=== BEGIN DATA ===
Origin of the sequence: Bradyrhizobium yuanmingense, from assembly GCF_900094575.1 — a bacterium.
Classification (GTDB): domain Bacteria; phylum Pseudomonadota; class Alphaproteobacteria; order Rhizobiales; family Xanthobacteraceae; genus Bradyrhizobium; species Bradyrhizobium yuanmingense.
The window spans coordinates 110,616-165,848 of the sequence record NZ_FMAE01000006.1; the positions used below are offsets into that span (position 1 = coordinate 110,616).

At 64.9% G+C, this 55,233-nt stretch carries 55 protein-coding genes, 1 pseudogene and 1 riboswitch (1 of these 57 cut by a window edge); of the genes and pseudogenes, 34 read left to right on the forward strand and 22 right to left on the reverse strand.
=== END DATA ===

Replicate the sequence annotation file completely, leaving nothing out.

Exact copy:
Origin of the sequence: Bradyrhizobium yuanmingense, from assembly GCF_900094575.1 — a bacterium.
Classification (GTDB): domain Bacteria; phylum Pseudomonadota; class Alphaproteobacteria; order Rhizobiales; family Xanthobacteraceae; genus Bradyrhizobium; species Bradyrhizobium yuanmingense.
The window spans coordinates 110,616-165,848 of the sequence record NZ_FMAE01000006.1; the positions used below are offsets into that span (position 1 = coordinate 110,616).

At 64.9% G+C, this 55,233-nt stretch carries 55 protein-coding genes, 1 pseudogene and 1 riboswitch (1 of these 57 cut by a window edge); of the genes and pseudogenes, 34 read left to right on the forward strand and 22 right to left on the reverse strand.